The Southren Aseer region of Saudi Arabia is a region of significant development in education and health care. However, management of some subspecialized medical conditions such as maxillofacial deformities are still emerging. The aim of this study is to investigate the prevalence of SMO among patients visiting the orthodontics / oral maxillofacial surgery unit in KKUHC and to study if that incidence differs from other population in the Kingdom of Saudi Arabia and other countries. Our study showed that 42% of the patients visiting the KKUHC have SMO (orthognathic deformity), of which, most found to be males with class 3 skeletal malocclusion that differ from other studies in Saudi.

In the middle region of Saudi, Riydh city, Alidress et al analyzed the records of 602 pretreatment orthodontics cases of patients with a mean age of 16 attending the orthodontics clinics at King Saud University [1]. It was found that the majority (51.7%) had class 1 SMO, while 40.2% were classified as having class 2 SMO. This is in accordance with other epidemiological studies took place in Riyadh [2, 3]. Jones WB reported that class 1 SMO to be the dominant feature among cases seen at the Riyadh armed forces hospital in Saudi Arabia counting for 46.4% [2]. (Table 1).

Table 1. The variable prevalence of skeletal malocclusion (SMO) in Saudi and some other different countries. ANB: A point-Nasion-B point angle, F: Female, M: Male, Wit’s : Wit’s orthodontic analysis of maxillo mandibular relation

In a neighboring country, Lebanon, Saleh FK reported that class 1 was the most prevalent skeletal discrepancy in a Lebanese sample of school children comprising 76% [4]. It was found that 19% out of 851 schoolchildren who were included in this study were classified as class 2 SMO while only 5 % as class 3. Oshagh M et al., presented the results in Iran (Shiraz university health center), where class 2 SMO was found to be more prevalent representing 70% of the cases [5].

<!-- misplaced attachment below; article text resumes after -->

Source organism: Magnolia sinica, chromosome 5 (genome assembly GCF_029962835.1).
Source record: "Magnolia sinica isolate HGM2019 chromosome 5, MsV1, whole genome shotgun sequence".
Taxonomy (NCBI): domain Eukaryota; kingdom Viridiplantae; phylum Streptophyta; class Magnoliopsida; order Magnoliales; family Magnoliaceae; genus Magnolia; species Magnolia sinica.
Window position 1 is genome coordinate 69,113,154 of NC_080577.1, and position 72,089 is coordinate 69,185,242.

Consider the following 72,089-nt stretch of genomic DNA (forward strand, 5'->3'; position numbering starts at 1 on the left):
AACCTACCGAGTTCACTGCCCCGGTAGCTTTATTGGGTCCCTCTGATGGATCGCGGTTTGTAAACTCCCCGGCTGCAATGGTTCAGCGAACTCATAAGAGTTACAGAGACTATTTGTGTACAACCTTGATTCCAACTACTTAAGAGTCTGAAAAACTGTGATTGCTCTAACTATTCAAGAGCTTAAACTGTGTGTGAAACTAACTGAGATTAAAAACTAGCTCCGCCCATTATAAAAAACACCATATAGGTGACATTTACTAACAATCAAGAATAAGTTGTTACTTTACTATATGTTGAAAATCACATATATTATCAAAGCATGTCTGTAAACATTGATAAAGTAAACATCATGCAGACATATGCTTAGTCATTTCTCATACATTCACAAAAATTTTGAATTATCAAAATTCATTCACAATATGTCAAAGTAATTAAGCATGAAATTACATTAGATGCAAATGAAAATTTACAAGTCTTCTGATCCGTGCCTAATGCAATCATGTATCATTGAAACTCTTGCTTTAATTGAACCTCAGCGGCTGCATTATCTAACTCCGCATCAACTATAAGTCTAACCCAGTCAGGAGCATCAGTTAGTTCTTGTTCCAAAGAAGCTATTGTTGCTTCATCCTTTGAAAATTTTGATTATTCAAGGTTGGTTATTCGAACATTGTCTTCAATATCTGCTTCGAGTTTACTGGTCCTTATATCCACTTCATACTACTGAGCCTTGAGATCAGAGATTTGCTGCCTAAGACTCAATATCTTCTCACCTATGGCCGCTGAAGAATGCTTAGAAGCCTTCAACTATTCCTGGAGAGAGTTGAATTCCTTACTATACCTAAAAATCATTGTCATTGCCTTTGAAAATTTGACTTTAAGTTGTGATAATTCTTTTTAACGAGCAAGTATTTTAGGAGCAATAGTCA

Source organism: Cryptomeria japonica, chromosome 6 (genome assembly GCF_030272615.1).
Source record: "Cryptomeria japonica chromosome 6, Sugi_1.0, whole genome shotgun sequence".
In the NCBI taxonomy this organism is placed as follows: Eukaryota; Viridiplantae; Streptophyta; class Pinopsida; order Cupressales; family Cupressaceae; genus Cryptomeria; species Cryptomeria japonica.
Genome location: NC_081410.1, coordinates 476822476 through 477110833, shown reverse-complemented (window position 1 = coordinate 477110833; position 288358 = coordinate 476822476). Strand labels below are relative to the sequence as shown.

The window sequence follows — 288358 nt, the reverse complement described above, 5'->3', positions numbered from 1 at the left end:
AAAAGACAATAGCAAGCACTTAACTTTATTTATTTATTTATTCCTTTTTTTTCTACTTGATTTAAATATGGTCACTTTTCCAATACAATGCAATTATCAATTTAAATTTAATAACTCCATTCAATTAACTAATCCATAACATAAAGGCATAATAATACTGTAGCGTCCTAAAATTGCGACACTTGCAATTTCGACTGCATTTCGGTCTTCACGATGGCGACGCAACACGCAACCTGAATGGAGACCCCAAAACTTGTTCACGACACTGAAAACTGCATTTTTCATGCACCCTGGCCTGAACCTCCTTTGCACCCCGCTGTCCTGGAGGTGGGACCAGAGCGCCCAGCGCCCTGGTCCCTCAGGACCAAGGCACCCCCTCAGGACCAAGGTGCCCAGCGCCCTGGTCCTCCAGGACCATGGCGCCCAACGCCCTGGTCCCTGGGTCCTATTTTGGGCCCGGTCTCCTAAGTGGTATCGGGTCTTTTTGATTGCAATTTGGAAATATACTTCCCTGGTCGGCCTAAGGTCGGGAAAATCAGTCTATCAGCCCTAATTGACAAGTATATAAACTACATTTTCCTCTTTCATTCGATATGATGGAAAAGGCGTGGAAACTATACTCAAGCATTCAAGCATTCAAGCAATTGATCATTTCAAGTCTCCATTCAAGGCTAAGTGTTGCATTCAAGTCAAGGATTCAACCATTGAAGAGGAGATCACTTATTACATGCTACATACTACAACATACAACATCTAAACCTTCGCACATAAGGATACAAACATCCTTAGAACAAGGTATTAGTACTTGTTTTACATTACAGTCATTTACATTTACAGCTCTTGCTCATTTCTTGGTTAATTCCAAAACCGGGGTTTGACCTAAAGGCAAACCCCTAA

In the far eastern part of Asia, several studies concerning the prevalence of SMO had been conducted. It was found that class 3 was the most prevalent type [6, 7, 8]. Interestingly, the results are almost the same in South America, Brazil, where class 3 SMO considered being more dominant [9, 10].

The female to male ratio in our study was 1:3.2, which contradicts most of the other studies [6, 7, 9]. This result might not represent the actual score due to the conservative cultural background that dictates more of a homebound female lifestyle. Hence, it is expected that the ratio will change if a larger scale epidemiology study took place in the region. The former suggests that SMO has a different presentation in variable areas around the world, which dictates the need of special consideration in managing such abnormalities as the perception of “normal facial proportion” can differ accordingly [11].